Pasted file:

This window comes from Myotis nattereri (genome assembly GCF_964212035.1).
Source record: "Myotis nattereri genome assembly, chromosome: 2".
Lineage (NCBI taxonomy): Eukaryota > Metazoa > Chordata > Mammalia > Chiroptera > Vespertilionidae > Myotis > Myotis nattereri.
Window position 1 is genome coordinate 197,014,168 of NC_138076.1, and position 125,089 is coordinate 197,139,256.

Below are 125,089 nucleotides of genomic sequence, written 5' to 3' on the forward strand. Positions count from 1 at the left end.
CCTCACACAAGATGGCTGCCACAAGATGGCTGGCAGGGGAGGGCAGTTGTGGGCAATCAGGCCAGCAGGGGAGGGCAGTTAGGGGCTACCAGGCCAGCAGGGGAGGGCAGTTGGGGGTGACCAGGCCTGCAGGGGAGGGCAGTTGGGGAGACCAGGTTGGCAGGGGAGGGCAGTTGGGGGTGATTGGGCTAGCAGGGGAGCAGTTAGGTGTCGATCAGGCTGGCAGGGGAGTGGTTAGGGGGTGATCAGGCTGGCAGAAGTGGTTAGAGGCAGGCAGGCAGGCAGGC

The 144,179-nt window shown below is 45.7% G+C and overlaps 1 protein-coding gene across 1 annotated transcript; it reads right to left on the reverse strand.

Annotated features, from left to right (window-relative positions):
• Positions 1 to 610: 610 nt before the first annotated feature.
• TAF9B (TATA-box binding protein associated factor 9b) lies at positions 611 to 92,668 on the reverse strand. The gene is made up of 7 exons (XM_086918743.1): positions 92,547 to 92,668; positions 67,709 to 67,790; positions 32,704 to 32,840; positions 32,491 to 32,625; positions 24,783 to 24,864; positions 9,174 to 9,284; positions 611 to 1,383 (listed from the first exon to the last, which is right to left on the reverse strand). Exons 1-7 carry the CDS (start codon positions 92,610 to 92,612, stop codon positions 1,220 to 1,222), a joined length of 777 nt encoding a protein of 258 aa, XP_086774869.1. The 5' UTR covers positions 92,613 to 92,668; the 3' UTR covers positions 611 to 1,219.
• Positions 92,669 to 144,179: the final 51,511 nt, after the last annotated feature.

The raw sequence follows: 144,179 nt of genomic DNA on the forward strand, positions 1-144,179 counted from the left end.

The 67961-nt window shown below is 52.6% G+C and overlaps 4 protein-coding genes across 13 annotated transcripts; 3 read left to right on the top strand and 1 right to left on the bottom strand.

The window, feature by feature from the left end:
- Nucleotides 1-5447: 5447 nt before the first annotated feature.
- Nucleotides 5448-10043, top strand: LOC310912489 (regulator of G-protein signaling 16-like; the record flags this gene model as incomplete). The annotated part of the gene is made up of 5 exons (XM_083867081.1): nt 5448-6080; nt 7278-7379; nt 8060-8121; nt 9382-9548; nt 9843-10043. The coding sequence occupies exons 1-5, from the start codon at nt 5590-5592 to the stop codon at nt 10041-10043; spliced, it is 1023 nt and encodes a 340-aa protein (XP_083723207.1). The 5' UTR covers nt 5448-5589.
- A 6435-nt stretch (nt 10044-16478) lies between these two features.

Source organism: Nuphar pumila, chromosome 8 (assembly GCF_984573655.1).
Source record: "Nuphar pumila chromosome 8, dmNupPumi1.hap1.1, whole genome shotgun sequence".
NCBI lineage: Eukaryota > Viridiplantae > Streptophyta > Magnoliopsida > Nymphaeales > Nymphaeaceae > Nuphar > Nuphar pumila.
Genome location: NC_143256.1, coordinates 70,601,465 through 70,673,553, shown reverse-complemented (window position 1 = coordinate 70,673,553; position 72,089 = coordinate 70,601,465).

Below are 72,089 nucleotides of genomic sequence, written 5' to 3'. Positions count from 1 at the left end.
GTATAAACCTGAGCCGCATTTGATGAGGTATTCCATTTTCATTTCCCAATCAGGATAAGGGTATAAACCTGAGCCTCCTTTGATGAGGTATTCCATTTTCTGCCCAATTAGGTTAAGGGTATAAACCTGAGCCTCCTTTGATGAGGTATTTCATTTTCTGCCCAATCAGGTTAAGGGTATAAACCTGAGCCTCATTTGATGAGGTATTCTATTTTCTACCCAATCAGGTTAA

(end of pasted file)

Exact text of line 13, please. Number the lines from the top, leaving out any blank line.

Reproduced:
The 67961-nt window shown below is 52.6% G+C and overlaps 4 protein-coding genes across 13 annotated transcripts; 3 read left to right on the top strand and 1 right to left on the bottom strand.